I learnt a lesson last year while taking this arthritic body on holiday.

Here we were in scenic Queenstown on a coach tour when a last-minute change of hotels meant my request for a room with a walk-in shower was a ‘no go.’ All the rooms in this hotel had a shower over a bath. The tour company did offer to transfer us to a hotel with a walk-in shower but as this meant parting company with our tour-buddies, I declined and said, “I’ll be okay” (silly me).

So that was how I found myself in a bathroom with a deep bath which was fitted out with one of those overhead shower attachments. You know – the complicated ones where you have to press a knob for the water to come either:

  1. Out of the shower, or
  2. Out of a tap into the bath.

After careful thought and the embarrassing memory of slipping while trying to get into a similar set-up while holidaying in England, and a flash-back to the intimate bruising I sustained (one leg in bath, one leg not in bath), I decided against a shower and ran myself a beaut deep bath instead.

I climbed carefully in for a yummy soak.  And it was yummy; I was warmed, wet, clean, relaxed and perfectly happy.

The problem arose when I tried to get out. The sides of the bath suddenly took on the proportions of Mt Everest from the perspective of an ant, but without any foot or hand grips.

Valma: Don't throw out the lady with the bathwater

Panic: There was nothing for me to grip on with to haul myself up with.

I spent quite a time trying various body contortions in an attempt to extract myself, only to end up each time with a screaming knee and foot.  To add absolute insult to injury, during one of these ‘get out’ movements I managed to knock the ‘swap water’ button and down came a fierce cold water deluge. It literally poured cold water on my escape plans, at the same time drenching my hair.

Now cold, wet-headed and totally pissed off, I had to do something vaguely sensible. Putting dignity to one side, I felt making myself heard was the only option.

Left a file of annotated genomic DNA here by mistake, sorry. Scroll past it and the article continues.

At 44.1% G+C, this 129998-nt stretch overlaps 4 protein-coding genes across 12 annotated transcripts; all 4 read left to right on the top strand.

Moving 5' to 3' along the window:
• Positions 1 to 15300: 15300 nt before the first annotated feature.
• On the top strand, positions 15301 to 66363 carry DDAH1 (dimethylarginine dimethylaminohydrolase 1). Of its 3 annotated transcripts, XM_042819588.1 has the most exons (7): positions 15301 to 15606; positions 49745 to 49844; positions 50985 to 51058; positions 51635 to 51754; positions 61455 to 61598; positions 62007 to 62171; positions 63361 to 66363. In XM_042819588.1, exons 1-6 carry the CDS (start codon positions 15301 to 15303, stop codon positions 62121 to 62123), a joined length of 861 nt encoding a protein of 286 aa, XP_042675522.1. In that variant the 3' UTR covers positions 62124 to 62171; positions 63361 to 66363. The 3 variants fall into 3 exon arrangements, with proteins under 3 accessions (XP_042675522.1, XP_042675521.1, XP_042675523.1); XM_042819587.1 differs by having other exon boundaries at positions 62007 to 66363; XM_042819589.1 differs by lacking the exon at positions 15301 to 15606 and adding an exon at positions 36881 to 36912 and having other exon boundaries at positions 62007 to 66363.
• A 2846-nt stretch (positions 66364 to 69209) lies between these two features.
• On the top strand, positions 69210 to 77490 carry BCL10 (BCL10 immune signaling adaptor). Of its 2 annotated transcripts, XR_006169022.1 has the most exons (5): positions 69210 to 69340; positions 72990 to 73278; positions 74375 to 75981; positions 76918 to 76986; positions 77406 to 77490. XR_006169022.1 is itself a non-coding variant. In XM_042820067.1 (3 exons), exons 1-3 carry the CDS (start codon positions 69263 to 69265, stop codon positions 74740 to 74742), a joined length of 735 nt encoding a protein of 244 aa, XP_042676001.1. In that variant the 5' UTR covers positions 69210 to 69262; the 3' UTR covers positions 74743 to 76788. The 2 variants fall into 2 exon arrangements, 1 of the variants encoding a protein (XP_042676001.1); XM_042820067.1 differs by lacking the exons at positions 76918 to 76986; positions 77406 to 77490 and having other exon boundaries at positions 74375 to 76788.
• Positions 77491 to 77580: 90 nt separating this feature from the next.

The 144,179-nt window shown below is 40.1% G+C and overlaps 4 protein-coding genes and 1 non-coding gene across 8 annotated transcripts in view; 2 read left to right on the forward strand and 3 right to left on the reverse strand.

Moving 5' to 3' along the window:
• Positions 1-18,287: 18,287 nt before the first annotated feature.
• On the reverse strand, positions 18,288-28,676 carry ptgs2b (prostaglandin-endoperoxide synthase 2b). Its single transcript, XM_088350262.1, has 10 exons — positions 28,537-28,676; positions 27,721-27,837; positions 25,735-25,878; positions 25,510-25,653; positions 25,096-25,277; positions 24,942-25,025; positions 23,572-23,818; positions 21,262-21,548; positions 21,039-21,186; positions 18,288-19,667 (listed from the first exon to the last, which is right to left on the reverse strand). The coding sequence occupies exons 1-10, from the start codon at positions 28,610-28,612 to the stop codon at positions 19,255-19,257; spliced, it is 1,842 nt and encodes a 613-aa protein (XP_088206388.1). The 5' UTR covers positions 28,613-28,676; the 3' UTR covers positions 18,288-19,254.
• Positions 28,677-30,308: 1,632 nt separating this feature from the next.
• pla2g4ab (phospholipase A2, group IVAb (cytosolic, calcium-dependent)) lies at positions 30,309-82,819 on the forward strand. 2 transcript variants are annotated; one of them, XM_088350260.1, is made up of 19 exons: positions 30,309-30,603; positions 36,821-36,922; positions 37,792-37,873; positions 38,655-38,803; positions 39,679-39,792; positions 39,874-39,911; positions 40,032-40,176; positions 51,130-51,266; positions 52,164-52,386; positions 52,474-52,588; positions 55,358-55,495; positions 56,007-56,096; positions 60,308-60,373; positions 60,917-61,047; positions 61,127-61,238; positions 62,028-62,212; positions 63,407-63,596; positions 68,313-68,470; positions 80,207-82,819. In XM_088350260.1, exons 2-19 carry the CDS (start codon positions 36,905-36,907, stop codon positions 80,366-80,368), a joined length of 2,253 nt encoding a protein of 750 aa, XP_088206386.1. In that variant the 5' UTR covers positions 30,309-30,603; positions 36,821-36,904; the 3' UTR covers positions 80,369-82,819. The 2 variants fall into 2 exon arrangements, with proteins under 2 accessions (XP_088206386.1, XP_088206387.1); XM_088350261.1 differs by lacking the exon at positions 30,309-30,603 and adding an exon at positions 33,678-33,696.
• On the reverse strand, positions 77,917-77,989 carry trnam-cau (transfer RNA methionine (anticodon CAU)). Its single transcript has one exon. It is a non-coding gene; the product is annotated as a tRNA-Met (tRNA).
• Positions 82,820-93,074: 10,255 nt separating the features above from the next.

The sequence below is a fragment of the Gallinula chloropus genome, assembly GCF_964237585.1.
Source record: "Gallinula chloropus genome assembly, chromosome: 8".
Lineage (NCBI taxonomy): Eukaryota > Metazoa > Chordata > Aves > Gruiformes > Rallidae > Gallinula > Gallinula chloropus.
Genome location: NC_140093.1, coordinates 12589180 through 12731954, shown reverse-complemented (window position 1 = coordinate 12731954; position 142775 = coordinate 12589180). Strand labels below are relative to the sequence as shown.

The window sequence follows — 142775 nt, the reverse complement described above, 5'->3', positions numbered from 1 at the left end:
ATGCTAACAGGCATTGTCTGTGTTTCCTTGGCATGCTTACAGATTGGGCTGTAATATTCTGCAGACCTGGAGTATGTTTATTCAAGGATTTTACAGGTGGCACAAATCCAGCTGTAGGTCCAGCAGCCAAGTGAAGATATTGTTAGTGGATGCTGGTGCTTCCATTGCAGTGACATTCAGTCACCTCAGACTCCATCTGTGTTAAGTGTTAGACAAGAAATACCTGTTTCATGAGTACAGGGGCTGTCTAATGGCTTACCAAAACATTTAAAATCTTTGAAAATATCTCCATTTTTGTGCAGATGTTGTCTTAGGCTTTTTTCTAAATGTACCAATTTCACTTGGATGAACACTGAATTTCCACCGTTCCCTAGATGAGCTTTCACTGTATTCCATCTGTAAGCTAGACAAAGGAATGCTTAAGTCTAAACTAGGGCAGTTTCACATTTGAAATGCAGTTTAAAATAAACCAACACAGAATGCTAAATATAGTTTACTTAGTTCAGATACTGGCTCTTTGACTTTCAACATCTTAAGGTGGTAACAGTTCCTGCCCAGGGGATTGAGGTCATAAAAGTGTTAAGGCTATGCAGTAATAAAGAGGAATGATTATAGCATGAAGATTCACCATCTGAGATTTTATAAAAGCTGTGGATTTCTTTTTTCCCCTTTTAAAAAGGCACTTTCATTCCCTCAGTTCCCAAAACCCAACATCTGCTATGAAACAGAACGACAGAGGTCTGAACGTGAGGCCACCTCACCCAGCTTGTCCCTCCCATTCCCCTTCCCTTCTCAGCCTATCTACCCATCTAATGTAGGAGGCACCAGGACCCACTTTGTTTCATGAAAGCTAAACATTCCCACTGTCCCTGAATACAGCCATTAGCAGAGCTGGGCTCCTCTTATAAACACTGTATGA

Setting aside visions of having to hire a team of weight-lifters to haul me out, I starting yelling and knocking loudly on the wall. This was in the hope that Sir Galahad (who is now quite deaf) would hear me, and not our next-door neighbours. However, the thought that my gallant rescuer may have already dropped off to sleep sent anxiety signals down my spine.

Fortunately, after a wee time, he did hear me. And yes, using a dash of Kiwi ingenuity, he did haul me out but it wasn’t easy.

This reminded me of an arthritic friend who, while holidaying in Australia in the Aussie heat, found herself staying in an apartment in Brisbane for a week, with only a shower-over-the-bath option. On checking with management, she discovered there were no apartments with walk-in showers. For seven days she dutifully flannel-washed her body each night, while muttering under her breath; she knew that if she climbed into that bath, she would never get out again. In that respect, she was considerably wiser than me.

So we live and learn. When making plans for a holiday, I know now to take into account my physical capabilities and to remember when booking accommodation to request walk-in showers, or a ground-level room when an elevator is not available.